I had a dream
I am not merely borrowing from the Rev. Dr. Martin Luther King Jr. when I say I had a dream, though I must say first and foremost that my dream was heavily influenced by his.
I had just turned 10 when he delivered his moving speech from the steps of the Lincoln Memorial in Washington, D.C., on Aug. 26, 1963.
Like so many others, I was deeply moved.
Sometime after that, I had my own dream, a dream that has stuck with me all these years. Those of you who know me well know that my memory is highly selective, to put it nicely. There are a great many things that seem to have been flushed from my brain.
But not this dream.
In it, I am standing on the hood of a car in Fort Dodge, talking to the people gathered to listen.
I am talking about peace.
And I am talking about community.
That was my dream and, though it sounds a bit preachy, that remains my dream for humanity as a whole and for Fort Dodge, Iowa. I commit to you now, on this page, to use my position of influence to that end.
I believe it is destiny that has, along a winding path of career choices, brought me to the editor’s role at this newspaper. It certainly feels like it when filtered through the context of my dream. You see, that dream has never left me, never left that waiting room in my mind that is reserved for the things I really need to do in my lifetime. I say destiny because this is not something I planned. In my mind, I had retired from the newspaper business a long time ago to pursue writing books and plays.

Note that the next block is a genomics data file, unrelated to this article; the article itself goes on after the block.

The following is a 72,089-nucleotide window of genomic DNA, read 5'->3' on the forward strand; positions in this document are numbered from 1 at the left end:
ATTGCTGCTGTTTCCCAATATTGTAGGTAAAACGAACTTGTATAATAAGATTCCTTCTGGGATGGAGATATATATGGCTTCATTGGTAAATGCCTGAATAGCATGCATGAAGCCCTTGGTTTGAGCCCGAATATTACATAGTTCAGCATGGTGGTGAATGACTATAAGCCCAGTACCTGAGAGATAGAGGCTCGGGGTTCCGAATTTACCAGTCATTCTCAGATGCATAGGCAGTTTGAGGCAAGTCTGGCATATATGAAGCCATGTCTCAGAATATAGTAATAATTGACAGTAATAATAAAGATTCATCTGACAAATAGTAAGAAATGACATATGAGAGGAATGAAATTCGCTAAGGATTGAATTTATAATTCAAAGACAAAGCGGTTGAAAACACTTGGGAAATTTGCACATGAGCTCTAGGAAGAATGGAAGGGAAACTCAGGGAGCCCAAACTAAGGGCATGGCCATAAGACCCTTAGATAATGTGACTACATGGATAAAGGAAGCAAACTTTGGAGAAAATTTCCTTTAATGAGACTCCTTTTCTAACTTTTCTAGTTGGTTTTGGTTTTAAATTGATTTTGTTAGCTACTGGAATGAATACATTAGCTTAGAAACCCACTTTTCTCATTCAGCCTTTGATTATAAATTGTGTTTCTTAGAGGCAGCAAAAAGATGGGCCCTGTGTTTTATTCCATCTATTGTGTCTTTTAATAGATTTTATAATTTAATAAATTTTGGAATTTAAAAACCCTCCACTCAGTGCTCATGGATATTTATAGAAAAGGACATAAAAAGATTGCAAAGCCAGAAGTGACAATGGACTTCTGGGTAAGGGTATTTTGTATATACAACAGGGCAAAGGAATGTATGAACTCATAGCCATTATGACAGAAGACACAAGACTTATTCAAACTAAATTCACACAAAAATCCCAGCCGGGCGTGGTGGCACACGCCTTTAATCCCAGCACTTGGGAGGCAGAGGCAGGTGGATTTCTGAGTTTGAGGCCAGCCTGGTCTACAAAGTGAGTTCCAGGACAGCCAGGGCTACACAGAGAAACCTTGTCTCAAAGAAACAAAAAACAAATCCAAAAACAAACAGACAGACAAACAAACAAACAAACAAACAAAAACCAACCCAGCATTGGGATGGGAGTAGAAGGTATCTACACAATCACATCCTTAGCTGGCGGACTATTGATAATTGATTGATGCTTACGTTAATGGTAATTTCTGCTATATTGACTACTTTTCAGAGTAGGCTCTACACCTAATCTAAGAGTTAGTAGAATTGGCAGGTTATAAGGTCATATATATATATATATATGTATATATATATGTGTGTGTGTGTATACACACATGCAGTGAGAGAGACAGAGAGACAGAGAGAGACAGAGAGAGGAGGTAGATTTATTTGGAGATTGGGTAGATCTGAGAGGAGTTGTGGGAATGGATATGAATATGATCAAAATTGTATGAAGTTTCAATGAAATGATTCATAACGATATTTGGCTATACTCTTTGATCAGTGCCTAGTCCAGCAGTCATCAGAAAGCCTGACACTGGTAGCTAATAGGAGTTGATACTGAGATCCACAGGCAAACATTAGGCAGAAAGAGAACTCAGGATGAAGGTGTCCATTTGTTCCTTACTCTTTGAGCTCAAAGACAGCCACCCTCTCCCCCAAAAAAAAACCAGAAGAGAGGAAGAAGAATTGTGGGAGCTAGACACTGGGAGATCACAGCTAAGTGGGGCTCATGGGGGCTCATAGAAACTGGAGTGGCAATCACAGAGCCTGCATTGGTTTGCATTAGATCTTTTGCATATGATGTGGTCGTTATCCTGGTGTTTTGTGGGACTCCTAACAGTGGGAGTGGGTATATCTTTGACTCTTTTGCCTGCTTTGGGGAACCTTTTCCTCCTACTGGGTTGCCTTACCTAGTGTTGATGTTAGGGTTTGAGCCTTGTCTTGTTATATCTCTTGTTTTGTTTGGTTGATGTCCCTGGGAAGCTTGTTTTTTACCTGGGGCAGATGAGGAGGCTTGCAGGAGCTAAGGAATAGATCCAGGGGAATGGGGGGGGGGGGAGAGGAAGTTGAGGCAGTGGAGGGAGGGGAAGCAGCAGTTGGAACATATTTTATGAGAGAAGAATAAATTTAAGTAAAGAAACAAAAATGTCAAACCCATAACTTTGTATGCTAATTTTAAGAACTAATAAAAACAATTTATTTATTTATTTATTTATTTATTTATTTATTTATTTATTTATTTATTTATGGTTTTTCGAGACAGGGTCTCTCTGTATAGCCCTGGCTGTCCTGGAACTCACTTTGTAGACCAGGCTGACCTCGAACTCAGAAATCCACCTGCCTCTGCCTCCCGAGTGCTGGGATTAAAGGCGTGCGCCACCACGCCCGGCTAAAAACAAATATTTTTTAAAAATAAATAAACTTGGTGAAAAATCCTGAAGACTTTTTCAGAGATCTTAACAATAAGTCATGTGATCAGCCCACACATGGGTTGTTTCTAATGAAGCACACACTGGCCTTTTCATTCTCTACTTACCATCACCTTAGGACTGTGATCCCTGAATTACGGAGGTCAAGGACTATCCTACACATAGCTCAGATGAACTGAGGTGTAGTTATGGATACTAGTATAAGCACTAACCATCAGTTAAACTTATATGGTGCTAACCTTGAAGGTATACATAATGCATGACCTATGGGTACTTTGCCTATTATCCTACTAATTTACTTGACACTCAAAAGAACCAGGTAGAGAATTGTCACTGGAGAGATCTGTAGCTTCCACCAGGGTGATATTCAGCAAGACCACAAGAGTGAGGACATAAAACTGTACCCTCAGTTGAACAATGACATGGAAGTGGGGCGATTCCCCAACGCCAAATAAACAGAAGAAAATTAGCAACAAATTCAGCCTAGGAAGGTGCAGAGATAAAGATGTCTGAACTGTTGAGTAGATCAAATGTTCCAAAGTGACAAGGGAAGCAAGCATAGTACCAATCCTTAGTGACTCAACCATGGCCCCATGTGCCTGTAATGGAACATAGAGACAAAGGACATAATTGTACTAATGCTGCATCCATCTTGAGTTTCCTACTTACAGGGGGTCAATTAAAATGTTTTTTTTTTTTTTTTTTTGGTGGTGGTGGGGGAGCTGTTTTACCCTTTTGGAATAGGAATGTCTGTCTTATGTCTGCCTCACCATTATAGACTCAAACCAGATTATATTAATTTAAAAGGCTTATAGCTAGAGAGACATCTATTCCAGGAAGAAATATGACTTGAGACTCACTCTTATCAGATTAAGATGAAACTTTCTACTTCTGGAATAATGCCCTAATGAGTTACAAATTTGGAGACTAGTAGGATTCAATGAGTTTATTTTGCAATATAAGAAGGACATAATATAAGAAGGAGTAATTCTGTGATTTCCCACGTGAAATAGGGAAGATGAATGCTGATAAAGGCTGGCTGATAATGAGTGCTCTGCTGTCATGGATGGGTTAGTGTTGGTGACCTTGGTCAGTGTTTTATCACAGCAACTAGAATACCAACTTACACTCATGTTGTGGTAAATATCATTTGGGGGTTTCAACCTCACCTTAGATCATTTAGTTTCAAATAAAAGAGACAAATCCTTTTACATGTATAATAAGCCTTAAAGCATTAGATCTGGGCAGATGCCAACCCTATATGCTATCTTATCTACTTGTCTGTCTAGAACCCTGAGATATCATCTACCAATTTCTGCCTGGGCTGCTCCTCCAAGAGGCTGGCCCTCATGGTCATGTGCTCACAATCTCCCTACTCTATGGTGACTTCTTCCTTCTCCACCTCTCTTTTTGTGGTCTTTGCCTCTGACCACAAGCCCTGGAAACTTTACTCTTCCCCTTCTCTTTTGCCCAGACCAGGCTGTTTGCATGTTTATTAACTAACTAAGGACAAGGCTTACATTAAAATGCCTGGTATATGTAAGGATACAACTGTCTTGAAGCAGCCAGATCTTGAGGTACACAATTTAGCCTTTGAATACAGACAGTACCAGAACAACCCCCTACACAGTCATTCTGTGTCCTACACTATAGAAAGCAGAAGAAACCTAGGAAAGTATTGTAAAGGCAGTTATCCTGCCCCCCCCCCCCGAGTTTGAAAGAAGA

Also, I am not from Fort Dodge. I grew up on a farm northeast of Webster City.
But here I am, as it was foretold to me, talking to an audience in Fort Dodge.
Now, how does that translate to news coverage at a time when our world feels fractious and newspapers themselves are reforming to better fit the challenges of our technologically driven world?
My answer is this: We will continue to do our best to bring you the local news.
There will be times when that will be good news.
And there will be times when it will be bad news.
There will be times when you will be pleased with us.
And there will be times when you won’t be.
Throughout it all, though, I hope you will remember this: I had a dream that has stayed with me for more than 50 years, and it is as alive now as it was when I was a child. I may not be coming to you from the hood of a car, but the message, and the sentiment behind it, is still the same.
Jane Curtis is the editor of The Messenger.